“Adventure is a path. Real adventure – self-determined, self-motivated, often risky – forces you to have firsthand encounters with the world. The world the way it is, not the way you imagine it. Your body will collide with the earth and you will bear witness. In this way you will be compelled to grapple with the limitless kindness and bottomless cruelty of humankind – and perhaps realize that you yourself are capable of both. This will change you. Nothing will ever again be black-and-white.” –Mark Jenkins

Sunday, 24 February 2013

Floating on the Tonle Sap

If I am to attempt a decent amount of sleep, then I have 20 minutes to get the blog written, upload photos, check email and get prepared for tomorrow - this trip is amazing, but very full on. It feels like we don't stop. Today we got up at 5am aiming for breakfast at 6am, but chef wasn't awake, so we eventually got some anaemic toast and coffee at 630 and set off at 7am. All was not lost though as we spent 2 incredible hours on a boat going up and down the river shooting life in the floating villages. Fascinating, challenging and very frustrating. The boats were either going too fast or facing the wrong way but more often than not we were simply too far away.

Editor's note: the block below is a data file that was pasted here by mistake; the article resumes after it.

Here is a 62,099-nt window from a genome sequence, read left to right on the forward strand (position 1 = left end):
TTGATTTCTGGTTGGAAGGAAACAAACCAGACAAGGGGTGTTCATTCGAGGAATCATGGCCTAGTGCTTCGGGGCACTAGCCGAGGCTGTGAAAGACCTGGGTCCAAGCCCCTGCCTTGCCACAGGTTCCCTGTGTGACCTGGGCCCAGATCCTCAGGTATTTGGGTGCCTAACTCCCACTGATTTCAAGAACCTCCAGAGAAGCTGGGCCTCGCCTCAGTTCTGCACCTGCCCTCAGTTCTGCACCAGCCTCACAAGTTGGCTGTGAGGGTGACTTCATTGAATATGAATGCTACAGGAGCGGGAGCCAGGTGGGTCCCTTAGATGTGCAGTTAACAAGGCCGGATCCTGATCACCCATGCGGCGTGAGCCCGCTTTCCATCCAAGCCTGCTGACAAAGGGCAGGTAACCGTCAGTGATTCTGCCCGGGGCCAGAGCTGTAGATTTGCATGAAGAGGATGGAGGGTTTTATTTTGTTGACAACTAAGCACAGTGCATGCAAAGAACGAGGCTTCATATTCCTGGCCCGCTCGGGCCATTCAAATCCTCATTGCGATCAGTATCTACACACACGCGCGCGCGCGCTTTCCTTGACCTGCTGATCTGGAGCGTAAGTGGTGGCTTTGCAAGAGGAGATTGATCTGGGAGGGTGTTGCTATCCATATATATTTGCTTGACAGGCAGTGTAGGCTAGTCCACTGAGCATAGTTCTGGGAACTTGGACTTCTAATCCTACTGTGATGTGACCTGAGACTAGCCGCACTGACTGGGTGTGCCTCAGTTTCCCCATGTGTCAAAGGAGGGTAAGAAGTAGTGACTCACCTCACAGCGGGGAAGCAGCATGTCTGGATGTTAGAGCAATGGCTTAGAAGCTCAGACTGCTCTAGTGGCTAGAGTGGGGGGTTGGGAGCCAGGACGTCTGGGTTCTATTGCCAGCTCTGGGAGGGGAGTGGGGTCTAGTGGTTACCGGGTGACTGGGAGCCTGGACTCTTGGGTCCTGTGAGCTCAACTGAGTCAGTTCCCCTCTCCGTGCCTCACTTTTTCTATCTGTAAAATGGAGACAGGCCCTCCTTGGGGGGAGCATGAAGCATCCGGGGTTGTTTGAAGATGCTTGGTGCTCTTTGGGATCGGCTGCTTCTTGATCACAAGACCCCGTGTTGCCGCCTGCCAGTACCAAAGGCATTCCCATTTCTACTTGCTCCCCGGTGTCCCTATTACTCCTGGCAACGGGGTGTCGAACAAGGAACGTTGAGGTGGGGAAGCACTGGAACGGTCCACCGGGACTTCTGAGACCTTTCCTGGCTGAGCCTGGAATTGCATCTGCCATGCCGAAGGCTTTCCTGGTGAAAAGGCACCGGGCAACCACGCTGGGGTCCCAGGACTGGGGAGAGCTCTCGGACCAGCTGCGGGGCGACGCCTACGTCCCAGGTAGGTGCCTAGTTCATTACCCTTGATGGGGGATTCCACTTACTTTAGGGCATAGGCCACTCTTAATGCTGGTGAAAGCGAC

Back to the hotel for a speed-shower and check out before driving further north a couple of hours to Pursat for lunch. Then another 2 hours to Battambang famous for its' killing caves and yet another Buddha temple. A hot trek to the top on foot and we were chatting with monks, shooting portraits and learning more about Buddhism and what it means to Cambodians - which it would seem is not the same as it means to other Buddhists around the world. This monk we found horizontal on top of the mountain smoking opiates through a rolled up palm leaf! I guess that's one way to reach true enlightenment. By the time we got back down the mountain, the light was fading and as we know, with dusk comes bats. Well I have to say I have never seen so many bats in all my life - either on TV or in person... it was a moment I think even Sir David's jaw would have dropped.
We had just reached the mini-van, hot, sweaty and extremely desperate for beer when we looked up and tens of thousands of bats were spewing out of a cave entrance in the rock half way up the mountain. We stood mesmerised as they produced what I can only describe as the kind of murmur we see starlings perform each Autumn from under Brighton Pier - truly incredible.... and then of course the smell hit us and it was time to leave. Something that will stay with me forever - the photo simply doesn't do it justice.
A gorgeous meal at the Gecko Cafe in Battambang in the evening before returning to the lovely Khemara I hotel and our air conditioned room. Awesome day indeed.

1 comment:

  1. Talk about getting high..a monk on a mountain smoking dope!!!! Top that!!!
    Amazing blog. Thank you.
    Leny x